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Cold fusion
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  The ingenious idea
The chemists claiming to have solved the world's energy problems with cold fusion, Stanley Pons and Martin Fleischmann, made a somewhat unlikely pair. Pons was a quiet and modest man from a small town in North Carolina. Fleischmann was an outgoing European who exuded confidence and was almost old enough to be Pons' father. The two had met while Pons was completing his Ph.D. at the University of Southampton in England, where Fleischmann was a professor. Pons admired Fleischmann's intelligence and ingenuity, and Fleischmann soon became his mentor and friend. The two remained close over the years, as Pons moved from a graduate student position into a professorship at the University of Utah. Shortly after Pons took up his post as professor, the two began to collaborate on research projects.

Palladium lattice absorbing a deuterium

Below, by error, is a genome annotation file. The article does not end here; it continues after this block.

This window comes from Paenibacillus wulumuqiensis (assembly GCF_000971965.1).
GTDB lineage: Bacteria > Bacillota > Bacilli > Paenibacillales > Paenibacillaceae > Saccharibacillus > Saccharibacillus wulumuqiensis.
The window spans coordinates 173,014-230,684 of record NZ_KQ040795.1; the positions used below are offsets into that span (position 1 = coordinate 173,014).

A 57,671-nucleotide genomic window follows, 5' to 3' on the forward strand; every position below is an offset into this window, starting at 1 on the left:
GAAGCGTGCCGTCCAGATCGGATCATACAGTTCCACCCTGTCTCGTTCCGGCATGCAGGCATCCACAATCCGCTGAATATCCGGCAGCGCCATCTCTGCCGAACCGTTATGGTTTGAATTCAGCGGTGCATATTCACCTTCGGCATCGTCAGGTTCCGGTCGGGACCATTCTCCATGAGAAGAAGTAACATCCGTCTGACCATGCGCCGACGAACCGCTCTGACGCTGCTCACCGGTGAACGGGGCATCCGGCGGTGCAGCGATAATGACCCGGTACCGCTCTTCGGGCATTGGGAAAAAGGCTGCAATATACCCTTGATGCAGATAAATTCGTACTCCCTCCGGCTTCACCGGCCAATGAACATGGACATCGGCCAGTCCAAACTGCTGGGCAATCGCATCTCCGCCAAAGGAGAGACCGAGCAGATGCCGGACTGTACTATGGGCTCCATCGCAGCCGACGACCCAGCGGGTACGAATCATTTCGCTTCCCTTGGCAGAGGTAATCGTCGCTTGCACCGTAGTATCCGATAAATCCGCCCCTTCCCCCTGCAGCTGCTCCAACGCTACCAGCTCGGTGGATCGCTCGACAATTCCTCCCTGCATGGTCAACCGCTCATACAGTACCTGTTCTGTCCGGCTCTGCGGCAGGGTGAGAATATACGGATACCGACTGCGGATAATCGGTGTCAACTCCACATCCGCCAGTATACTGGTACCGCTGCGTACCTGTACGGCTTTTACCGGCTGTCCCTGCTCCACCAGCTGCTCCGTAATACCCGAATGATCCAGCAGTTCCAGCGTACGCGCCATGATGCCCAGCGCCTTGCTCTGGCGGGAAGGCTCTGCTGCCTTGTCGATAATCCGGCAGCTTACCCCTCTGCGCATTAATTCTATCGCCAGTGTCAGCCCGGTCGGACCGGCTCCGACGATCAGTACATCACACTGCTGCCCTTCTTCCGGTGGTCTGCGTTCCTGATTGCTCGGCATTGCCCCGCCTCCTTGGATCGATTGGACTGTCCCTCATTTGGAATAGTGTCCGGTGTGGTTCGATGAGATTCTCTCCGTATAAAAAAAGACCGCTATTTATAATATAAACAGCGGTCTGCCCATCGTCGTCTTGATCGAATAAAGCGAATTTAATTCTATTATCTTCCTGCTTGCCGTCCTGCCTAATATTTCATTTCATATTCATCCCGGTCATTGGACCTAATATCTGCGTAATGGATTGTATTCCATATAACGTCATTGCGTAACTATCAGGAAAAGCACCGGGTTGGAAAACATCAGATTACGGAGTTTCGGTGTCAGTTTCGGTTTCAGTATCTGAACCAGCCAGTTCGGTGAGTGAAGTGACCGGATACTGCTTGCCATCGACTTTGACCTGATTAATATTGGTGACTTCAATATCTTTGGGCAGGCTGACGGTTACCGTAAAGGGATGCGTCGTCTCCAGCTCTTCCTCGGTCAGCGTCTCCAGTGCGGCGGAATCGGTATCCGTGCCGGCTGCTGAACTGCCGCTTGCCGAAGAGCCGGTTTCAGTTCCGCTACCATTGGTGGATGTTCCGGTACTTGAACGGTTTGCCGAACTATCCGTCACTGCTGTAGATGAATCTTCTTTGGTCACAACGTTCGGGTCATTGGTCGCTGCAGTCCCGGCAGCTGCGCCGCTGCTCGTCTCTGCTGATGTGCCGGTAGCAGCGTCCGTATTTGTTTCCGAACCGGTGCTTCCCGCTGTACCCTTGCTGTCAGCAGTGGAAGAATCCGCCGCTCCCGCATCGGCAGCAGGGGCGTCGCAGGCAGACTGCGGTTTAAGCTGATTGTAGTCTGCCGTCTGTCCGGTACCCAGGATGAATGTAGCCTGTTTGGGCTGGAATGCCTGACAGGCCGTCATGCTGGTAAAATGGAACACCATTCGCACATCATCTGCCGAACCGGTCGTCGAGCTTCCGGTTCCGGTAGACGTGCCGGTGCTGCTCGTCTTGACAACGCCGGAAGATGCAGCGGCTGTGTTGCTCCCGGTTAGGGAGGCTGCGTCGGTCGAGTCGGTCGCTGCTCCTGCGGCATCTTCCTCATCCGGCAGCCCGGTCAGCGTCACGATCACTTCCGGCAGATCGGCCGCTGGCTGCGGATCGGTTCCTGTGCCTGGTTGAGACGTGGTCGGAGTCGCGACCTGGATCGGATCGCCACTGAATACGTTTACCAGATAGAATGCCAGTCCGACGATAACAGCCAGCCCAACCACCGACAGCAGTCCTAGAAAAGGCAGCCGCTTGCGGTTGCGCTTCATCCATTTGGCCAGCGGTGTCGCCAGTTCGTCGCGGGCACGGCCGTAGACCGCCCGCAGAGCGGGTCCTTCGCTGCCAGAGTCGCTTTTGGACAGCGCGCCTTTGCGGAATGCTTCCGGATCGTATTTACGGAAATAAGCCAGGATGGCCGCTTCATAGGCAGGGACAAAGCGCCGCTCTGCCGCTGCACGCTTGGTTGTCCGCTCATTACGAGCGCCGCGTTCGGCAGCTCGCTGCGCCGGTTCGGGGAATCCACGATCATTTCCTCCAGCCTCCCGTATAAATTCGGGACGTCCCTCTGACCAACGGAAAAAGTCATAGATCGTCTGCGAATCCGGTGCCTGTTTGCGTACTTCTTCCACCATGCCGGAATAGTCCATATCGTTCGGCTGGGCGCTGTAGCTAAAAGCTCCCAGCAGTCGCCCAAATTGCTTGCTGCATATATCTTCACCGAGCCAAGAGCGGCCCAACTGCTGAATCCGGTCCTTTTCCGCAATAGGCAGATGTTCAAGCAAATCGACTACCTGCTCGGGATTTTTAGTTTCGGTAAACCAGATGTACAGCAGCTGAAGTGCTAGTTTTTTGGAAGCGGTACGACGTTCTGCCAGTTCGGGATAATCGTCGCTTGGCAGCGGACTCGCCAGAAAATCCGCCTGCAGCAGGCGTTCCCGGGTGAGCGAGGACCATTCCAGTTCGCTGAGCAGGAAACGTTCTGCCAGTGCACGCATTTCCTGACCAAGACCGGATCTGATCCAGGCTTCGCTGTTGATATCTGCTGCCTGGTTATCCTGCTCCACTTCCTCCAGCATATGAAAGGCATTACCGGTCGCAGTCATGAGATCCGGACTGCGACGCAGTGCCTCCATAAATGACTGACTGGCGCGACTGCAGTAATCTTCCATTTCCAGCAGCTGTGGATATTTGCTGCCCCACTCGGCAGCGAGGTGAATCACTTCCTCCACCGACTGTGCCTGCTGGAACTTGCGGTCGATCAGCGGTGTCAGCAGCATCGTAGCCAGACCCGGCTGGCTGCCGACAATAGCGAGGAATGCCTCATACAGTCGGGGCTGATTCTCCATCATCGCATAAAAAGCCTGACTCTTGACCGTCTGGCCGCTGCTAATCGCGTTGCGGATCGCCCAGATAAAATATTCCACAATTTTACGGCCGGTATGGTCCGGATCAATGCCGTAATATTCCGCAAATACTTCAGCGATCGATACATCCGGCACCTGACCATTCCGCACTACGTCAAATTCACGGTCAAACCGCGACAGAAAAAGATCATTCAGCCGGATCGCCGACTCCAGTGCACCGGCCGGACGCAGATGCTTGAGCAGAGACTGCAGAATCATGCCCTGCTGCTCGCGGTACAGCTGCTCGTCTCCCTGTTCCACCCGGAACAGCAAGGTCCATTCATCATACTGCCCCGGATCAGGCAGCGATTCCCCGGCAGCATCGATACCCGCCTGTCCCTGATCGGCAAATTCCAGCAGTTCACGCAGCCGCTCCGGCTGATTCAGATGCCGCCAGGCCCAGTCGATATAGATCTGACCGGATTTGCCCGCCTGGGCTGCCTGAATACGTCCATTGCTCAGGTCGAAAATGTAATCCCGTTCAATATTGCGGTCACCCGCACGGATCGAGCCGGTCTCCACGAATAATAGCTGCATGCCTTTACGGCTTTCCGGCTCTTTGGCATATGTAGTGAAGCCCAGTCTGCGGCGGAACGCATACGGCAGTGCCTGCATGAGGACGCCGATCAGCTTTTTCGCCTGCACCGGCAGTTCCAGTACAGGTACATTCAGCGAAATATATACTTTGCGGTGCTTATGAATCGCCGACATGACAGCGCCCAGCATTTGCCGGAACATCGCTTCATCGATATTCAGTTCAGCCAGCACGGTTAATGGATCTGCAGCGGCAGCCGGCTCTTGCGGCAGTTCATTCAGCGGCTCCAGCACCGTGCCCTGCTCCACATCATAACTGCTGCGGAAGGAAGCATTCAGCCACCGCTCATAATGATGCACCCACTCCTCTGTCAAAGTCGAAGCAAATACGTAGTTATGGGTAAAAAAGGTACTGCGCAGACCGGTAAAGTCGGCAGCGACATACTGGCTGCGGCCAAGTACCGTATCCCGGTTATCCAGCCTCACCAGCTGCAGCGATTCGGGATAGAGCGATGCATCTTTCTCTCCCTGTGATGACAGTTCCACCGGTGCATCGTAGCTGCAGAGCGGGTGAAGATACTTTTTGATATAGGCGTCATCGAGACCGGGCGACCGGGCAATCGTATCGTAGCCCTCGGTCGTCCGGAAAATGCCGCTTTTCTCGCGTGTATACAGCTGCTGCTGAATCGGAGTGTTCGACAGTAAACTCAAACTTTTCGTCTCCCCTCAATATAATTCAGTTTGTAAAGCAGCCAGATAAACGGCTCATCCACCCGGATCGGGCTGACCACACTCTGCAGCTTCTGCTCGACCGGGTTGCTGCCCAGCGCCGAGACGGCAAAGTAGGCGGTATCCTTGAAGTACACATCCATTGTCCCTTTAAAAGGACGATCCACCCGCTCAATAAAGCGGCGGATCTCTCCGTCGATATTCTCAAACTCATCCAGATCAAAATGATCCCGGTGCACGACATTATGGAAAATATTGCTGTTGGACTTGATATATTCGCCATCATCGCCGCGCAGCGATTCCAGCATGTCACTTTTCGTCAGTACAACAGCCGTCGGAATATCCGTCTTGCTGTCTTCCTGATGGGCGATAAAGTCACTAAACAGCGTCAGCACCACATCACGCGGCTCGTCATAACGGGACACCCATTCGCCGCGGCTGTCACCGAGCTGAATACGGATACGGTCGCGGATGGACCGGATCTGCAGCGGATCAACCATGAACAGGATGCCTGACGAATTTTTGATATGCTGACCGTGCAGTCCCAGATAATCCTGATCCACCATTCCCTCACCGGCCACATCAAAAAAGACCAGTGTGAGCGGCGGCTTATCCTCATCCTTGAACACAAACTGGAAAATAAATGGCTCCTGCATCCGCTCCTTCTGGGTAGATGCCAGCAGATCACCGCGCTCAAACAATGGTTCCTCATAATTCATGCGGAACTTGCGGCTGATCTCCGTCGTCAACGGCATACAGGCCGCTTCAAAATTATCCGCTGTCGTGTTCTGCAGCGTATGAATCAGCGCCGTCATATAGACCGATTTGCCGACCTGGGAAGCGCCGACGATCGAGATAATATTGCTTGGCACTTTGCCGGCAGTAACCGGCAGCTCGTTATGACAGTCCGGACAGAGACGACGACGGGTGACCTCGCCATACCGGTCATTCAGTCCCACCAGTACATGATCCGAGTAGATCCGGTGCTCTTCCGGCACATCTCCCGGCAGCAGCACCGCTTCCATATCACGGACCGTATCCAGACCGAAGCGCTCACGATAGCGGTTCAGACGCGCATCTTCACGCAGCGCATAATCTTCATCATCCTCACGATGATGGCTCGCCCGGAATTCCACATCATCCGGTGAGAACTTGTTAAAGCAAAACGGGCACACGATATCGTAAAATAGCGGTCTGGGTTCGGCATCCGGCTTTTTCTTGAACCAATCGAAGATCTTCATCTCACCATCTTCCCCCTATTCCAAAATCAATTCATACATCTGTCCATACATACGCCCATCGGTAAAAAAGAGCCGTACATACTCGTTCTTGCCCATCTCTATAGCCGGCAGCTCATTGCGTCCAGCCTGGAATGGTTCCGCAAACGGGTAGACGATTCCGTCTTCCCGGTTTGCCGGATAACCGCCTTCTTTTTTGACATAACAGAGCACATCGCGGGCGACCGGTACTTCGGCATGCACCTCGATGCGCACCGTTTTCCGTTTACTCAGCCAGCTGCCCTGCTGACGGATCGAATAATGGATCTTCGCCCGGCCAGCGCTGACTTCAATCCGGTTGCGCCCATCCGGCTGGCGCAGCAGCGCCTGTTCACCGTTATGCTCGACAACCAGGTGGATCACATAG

The idea behind their cold fusion experiment was sparked by another one of Fleischmann's studies. In the late 1960s, Fleischmann had been using palladium, a rare metal, as a key ingredient to separate hydrogen from deuterium. In those experiments, he saw firsthand how palladium can absorb unusually large amounts of hydrogen — about 900 times its own volume. That's a bit like using a single kitchen sponge to mop up 30 gallons of spilled milk! This amazing absorption power is due to a chemical reaction on the surface of the palladium that draws hydrogen inside the metal. Because hydrogen and deuterium are so similar (differing by just one neutron), the same reaction occurs with deuterium — it can also be sucked up by palladium in surprisingly large amounts. Fleischmann reasoned that since the deuterium absorbed by palladium undergoes a dramatic reduction in volume (by a factor of about 900), the deuterium atoms must be squished together inside the palladium. He began to wonder if a similar process could be used to force deuterium atoms close enough to fuse and release energy …

 




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